Two Ponies 8:08 AM  

    Bwana is a gimmee if you grew up on Tarzan movies.

    Old Lady 8:09 AM  

    Should be fusty old professors, although many were gusty and fussy.

    Anonymous 8:10 AM  

    Trump's election didn't create the leftists' hate, it revealed it.

    Nate 8:15 AM  

    SW corner killed me. BWANA, ARIL, and NONO were big swings and misses for me. That and I couldn't remember stupid AEROS.

    Other than that, it was a fine puzzle loaded with crossword-ese (Don't forget EWERS!) Perfectly cromulent for a Tuesday.

    chefbea 8:16 AM  

    What a tough puzzle. DNF...never heard of aeros candy. Apinch is not a dash in the kitchen. I have a set of three measuring spoons - a pinch, a dash and a smidgeon...they are different sizes!!!

    Nancy 8:21 AM  

    GAVE A RAVE? Nah. Instead I'll BOO A CLUE. Or maybe TWO. Seldom have I seen more crosswordese in a puzzle: ANIL and APNEA and ALKALI and ARETE and (oh, please, let it not be true) ACNE again!. Plus the many proper names of xword fame: ODIE and ADELE and LETO and ESAU and OMAN and seemingly the only city in Florida, OCALA. (When it comes to crosswords, St Petersburg, Ft. Lauderdale, Jacksonville and even Orlando, you don't exist, so don't bother to go looking for your names.) With the two exceptions of CHEAP DATE and WELLBORN, I thought this was a really stale and uninspired puzzle.

    QuasiMojo 8:33 AM  

    Yikes. Oh, Rex, why did you have to post that horrid (but hilarious) Travolta video? He looks like a cross between Lily Tomlin and a koala. It did make me miss Dick Clark though. Master of TACT. He knew how to work an audience. Wink wink.

    But, Rex, I need to point out it's "its" not "it's" when using a possessive.

    As for today's offering: Pass a Gas. Awkward and often inaccurate. It stank.

    Staples still sells ROLODEXES, so I don't think one can say they are obsolete which means "no longer produced or used; out of date."

    wgh 8:39 AM  

    This one felt dialed in to me.

    QuasiMojo 8:44 AM  

    WAIT, STOP THE PRESSES. I need new glasses. Mine are "obsolescent." I apologize for misreading the clue about Rolodexes as "obsolete." I am fallible. I am often wrong, too. Mea culpa. Phew!

    Mr. B 8:47 AM  

    I don't mind the occasional ADELE...but I much prefer ARIL or ADIT or that celebes ox over the random rap artists, fo' sure.

    Yup, knew BWANA from the Tarzan movies. Deborah of "Black Narcissus", now that is the KERR movie I really love!!! Nestle's AEROS was the only thing that gave me a bit of trouble (never heard of them) since this puzzle played much easier for me than yesterdays.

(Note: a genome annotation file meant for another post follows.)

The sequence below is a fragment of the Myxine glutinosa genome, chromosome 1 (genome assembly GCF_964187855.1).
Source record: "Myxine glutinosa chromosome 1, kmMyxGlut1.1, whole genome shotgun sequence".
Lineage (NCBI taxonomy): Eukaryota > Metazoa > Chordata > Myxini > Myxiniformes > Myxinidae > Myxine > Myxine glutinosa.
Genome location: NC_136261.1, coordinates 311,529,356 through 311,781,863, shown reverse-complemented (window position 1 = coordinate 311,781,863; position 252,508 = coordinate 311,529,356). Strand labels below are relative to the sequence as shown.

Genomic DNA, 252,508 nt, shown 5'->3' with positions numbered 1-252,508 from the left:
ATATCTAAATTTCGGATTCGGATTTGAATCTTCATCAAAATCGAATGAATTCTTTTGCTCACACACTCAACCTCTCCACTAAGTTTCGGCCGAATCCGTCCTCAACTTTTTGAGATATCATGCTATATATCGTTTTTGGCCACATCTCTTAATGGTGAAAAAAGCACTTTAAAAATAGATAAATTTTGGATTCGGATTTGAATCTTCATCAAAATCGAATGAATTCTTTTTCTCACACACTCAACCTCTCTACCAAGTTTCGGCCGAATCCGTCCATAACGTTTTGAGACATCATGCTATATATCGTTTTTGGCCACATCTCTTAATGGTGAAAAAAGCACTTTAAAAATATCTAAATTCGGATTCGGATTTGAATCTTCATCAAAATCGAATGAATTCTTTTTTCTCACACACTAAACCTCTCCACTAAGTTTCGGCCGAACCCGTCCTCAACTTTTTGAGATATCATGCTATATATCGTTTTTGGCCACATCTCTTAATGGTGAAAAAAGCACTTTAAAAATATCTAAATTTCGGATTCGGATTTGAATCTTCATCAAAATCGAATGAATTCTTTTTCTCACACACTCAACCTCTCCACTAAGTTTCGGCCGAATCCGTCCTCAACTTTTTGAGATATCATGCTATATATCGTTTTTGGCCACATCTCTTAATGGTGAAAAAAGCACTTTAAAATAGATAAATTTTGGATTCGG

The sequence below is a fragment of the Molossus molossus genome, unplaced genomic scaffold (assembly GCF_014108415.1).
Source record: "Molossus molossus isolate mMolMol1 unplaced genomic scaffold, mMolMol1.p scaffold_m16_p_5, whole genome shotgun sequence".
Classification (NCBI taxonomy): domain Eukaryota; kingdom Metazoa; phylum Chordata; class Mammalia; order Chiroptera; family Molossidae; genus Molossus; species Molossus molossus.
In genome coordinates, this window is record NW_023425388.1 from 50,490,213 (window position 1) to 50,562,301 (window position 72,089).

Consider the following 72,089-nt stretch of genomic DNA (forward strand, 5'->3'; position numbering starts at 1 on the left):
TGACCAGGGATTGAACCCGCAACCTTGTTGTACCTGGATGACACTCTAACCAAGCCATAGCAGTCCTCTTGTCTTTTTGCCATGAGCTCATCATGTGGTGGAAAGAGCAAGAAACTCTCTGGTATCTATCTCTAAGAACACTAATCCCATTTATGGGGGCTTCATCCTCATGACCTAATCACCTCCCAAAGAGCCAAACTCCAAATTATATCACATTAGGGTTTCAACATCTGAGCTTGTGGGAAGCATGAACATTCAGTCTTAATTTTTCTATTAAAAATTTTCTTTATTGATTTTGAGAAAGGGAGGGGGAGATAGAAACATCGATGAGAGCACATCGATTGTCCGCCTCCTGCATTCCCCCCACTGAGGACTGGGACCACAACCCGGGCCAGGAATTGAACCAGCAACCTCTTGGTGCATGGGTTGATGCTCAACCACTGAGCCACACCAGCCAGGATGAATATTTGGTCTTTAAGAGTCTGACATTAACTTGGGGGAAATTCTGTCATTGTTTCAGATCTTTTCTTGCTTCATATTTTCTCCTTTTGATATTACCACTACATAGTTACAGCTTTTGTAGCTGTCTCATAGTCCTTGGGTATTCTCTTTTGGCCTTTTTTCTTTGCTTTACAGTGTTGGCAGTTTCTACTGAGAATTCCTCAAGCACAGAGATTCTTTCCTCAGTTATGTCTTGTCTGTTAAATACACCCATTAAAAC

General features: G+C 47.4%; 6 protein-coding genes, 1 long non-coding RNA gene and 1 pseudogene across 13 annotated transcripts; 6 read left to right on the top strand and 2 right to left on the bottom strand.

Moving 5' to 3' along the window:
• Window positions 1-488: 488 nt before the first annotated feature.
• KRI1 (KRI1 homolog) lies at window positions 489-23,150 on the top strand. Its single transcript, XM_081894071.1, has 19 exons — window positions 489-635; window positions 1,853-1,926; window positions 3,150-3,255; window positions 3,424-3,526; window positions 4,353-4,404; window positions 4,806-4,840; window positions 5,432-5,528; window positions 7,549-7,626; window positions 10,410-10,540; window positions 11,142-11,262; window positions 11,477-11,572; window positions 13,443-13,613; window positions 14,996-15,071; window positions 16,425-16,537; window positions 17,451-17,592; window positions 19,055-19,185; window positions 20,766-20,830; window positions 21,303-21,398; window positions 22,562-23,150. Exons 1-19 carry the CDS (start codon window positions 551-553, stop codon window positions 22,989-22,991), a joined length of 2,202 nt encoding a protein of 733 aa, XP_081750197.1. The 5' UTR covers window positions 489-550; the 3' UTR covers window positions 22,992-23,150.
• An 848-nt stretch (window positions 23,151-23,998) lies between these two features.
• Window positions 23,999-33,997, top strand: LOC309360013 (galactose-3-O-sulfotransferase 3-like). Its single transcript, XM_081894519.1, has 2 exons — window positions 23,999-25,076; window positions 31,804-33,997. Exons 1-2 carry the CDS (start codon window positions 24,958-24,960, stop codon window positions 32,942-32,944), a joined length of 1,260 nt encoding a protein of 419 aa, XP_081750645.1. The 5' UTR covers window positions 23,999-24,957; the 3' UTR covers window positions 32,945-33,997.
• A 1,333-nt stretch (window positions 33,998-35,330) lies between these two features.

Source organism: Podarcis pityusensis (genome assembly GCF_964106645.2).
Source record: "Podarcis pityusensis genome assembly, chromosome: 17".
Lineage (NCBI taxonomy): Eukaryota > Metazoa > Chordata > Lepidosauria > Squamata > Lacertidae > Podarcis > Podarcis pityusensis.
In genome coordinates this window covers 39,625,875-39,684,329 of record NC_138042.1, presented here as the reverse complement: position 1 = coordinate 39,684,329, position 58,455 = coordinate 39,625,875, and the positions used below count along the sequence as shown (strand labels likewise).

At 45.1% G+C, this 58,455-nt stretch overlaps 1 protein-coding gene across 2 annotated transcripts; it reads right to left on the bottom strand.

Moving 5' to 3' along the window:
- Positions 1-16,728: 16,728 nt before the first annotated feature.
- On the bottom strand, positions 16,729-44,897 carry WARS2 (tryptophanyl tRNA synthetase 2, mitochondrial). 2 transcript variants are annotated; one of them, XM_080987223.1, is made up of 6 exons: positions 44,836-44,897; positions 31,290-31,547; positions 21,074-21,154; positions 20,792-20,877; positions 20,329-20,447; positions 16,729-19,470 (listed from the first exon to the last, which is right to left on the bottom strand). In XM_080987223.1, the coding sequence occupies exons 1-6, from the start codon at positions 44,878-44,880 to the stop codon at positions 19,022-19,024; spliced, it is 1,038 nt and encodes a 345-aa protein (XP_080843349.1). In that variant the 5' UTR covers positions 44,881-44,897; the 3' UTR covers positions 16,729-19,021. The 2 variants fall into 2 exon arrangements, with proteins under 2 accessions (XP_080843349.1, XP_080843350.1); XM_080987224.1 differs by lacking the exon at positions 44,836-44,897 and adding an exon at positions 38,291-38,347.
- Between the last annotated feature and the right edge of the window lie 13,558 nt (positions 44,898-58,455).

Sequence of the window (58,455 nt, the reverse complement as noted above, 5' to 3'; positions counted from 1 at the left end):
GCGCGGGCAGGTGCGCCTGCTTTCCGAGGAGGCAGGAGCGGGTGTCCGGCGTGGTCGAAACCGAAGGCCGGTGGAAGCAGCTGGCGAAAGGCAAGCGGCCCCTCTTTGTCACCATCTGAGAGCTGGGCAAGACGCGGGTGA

Anonymous 9:06 AM  

    Need more acne

    Sir Hillary 9:08 AM  

    This was really boring. I could USEASNOOZE.

    Mohair Sam 9:09 AM  

    KNOTT an easy puzzle unless you knew your -ese and your berry farms. We did.

    Excerpt from Rock and Roll Classroom, Nancy Fancy -
    Tie Dye Tie:

    ". . . . And a tie's not all you can tie dye,
    you can tie dye a TUTU too!
    Take the TUTU, tie the TUTU, dip it in the dye,
    let it dry like the tie we dyed,
    now tear the TUTU in two.

    Now you've got two TUTUs to tie dye!
    Take the two ties you've tie dyed,
    and the two TUTUs you've torn in two and tied,
    and dip them in the dye . . . ."

    jberg 9:21 AM  

    It doesn't seem to be bothering anyone else -- but all the rhymes were spelled the same way, except SNEAK A PEEK. Go big or go home, I say.

    Otherwise, what everyone else said. Oh, and if you have trouble with star types, the menmonic is

    Oh Be A Fine Girl, Kiss Me Right Now (Smack!) You can interpret that last smack as either a kiss or a slap in the face. There are other versions.

    Aketi 9:27 AM  
    This comment has been removed by the author.
    Aketi 9:37 AM  

    Take one of the SCOWLS and you have my reaction to ACNE ECHO. Then turn the lips from that face and flip them upside down and that is the @LMS reaction.

    @Rex, the kangaroo as mascot is an alt fact. The kangaroo is merely a carrier for the real mascot, the KOALA that hackers airbrushed out of the pictures of the logo on the airplanes. I found an untouched photo proving that the KOALA is real and riding on the back of the kangaroo.

    What's with the discrimination against ayes and yous in the theme?

    All I came up with is:

    I'm sure others can do better.

    Anonymous 9:37 AM  

    Re: KOALA, symbol vs logo, in my mind. Not every symbol is a logo, of course, but the logo can be one of many symbols.

    Otherwise, hand up for the mWANA/BWANA problem.